Fire and Ice is excited to have author Mary Vensel White with us today to write about her road to authonomy and the persistence it takes to become published…
I think it must be very hard to be one of the new young writers who are urged to put themselves forward when it may be the last thing on earth they’d be good at. – Anne Tyler
Writers, you know, are the beggars of Western society. – Octavio Paz
“It’s a difficult fact of the time we live in that writers are expected “to put themselves forward,” to be an artist and businessperson at once. Unless you are well-connected, you must pound the pavement to get your voice heard. On the positive side, modern authors have many choices available. Self-publishing, smaller presses, online communities, writers’ workshops and conferences—all approaches to getting your writing out into the world. Each writer must find her own way. If I had any advice at all, it would be: try everything once, be open to input, and always leave time for reading and writing.
In my path to getting published, I did most of the things everyone does. I queried agents, attended conferences, considered self-publishing. But let me start at the beginning. I attended college later than most, finishing my MA at the age of 30. I wrote in earnest during that time, finishing three novels and many short stories. I sent some of my work out, even had an agent for a short period of time, but nothing came of it. And then I got distracted with the wonderful job of having and caring for four children. A few years ago, when the dust settled and the kids were in school six hours a day, I pulled out my novels and set to work on one that seemed to rise to the top: The Qualities of Wood.
In March of 2010, I posted the novel on authonomy.com, a site run by HarperCollins for unpublished authors. Books are rated accorded to member support and at the end of each month, five books are chosen for the “Editor’s Desk” and receive reviews from a genuine HarperCollins editor. What I found on authonomy was a great group of writers who offered intelligent feedback and much-appreciated support. I tried to keep my head down and eyes focused on my goals, not getting involved in the dramas that can occur on any online community. And in January of 2011, I reached the desk and my novel was sent for review. When I received a very positive review in March, I used choice quotes from it in queries and soon had interest from a few agents. Also around that time, I had an offer from a small publisher. And then HarperCollins called. Authonomy had a new boss, publisher Scott Pack, and coincidentally, he was the editor who had read and reviewed my book. He was looking to start a new HC imprint with books from authonomy, he said, and wanted mine to be the first. Obviously, I politely turned down the small publisher (and even one agent, which I enjoyed slightly) and accepted.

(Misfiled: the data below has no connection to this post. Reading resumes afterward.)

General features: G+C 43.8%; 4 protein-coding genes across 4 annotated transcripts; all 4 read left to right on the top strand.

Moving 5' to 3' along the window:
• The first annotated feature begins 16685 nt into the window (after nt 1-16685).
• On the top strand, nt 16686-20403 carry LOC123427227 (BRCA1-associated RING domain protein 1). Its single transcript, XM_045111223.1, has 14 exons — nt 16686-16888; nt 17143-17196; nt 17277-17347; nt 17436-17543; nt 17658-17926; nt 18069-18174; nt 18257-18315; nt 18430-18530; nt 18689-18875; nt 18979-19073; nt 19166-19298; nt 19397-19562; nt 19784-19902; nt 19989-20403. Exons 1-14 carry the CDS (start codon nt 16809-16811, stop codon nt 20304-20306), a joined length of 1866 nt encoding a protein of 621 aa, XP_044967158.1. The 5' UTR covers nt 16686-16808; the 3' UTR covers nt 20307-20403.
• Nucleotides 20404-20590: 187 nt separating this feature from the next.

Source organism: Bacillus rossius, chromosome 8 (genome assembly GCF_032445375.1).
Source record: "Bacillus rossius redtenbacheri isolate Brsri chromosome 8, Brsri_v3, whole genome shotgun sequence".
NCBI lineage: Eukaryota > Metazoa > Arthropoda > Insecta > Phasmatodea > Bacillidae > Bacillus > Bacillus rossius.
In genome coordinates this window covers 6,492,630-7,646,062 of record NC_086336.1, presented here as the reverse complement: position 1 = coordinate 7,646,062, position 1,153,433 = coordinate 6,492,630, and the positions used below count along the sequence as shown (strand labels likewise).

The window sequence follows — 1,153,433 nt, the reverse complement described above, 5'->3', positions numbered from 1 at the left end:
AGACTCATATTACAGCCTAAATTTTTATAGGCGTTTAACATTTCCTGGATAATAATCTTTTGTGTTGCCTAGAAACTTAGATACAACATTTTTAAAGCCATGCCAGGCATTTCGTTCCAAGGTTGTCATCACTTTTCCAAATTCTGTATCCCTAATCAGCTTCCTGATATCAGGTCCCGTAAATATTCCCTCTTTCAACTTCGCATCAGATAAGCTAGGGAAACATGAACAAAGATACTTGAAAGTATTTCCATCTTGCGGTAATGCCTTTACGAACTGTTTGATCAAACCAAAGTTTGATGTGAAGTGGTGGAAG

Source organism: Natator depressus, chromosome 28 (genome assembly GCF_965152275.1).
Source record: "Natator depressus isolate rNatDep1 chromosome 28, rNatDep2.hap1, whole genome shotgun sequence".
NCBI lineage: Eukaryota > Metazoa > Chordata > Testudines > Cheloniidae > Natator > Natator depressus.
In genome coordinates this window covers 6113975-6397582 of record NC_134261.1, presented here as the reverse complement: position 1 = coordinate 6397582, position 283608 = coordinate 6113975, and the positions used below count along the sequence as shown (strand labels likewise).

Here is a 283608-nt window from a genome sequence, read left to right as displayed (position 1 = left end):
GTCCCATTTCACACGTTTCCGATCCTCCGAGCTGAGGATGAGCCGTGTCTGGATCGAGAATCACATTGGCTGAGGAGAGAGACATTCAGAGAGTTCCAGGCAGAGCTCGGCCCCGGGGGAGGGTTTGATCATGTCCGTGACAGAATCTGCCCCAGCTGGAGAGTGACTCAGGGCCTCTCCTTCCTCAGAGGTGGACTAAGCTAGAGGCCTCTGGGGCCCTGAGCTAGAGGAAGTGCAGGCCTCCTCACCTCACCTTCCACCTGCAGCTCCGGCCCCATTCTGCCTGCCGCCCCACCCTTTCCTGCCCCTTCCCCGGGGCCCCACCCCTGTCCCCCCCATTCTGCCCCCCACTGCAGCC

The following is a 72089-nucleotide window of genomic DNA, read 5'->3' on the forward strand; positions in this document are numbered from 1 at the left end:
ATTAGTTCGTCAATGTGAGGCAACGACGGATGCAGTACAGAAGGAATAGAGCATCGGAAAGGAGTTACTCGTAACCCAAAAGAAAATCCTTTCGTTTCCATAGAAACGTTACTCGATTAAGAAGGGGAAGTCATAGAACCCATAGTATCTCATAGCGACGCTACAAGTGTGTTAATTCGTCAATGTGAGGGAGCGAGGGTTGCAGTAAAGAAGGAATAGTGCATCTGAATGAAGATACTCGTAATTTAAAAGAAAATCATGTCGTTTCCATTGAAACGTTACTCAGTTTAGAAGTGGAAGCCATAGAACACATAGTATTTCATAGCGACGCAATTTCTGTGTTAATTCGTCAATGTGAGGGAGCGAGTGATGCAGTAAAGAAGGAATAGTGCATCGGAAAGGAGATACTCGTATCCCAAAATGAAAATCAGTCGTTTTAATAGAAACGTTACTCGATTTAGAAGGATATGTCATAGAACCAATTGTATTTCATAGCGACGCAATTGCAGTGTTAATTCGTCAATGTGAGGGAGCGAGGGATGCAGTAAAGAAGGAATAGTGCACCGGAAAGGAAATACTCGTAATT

Luck played a part for me, but if I hadn’t been putting myself out there, nothing would have happened. Every writer has to determine what her goals are and be prepared to adjust them along the way. Use the resources out there and have faith in your work. Listen to critics but stay true to yourself. And always, above all else, k eep writing! It’s never too late.”- Author Mary Vensel White
The Qualities of Wood Book Summary: When Vivian and her husband Nowell are enlisted to prepare his late grandmother’s country home for sale, they decide to take a break from city life. Nowell leaves before his wife to begin work on his second mystery novel and by the time Vivian joins him, a real mystery has begun. A local girl has died in the woods behind the house. The tall line of trees separating the old white house from the thickets and wildlife beyond attracts Vivian, seems to beckon her within. Details begin to emerge about the victim and Vivian becomes enmeshed in the secrets of the girl’s life and final moments. Nowell’s temperamental brother arrives with his new wife and the house gets crowded. A woman who befriends Vivian relays local gossip, including the questionable legacy of the town’s founder, while a neighbor, a striking man with a buried past of his own, keeps appearing at strange moments. Meanwhile, Vivian’s marriage is unraveling as Nowell loses himself in his work and Vivian seeks purpose and ultimately, truth.
Available now from Harper Collins
About the Author: Mary Vensel White was born in Los Angeles and raised in Lancaster, California. She graduated from the University of Denver and lived for five years in Chicago, where she completed an MA in English at DePaul University. She lives in southern California with her husband, four children and two badly trained dogs in a chaotic but happy home. Her husband is an attorney and she is the mom with a book or laptop at the little league game, soccer field or dance studio. The Qualities of Wood is her first novel but she is currently at work on a second, set again in the Midwest, a place that lives and flourishes in her imagination despite her current sunny surroundings. Vensel White is also working on a collection of interrelated stories, a method of writing which the esteemed women of her book club refuse to acknowledge as a novel. Watch for news about these two projects.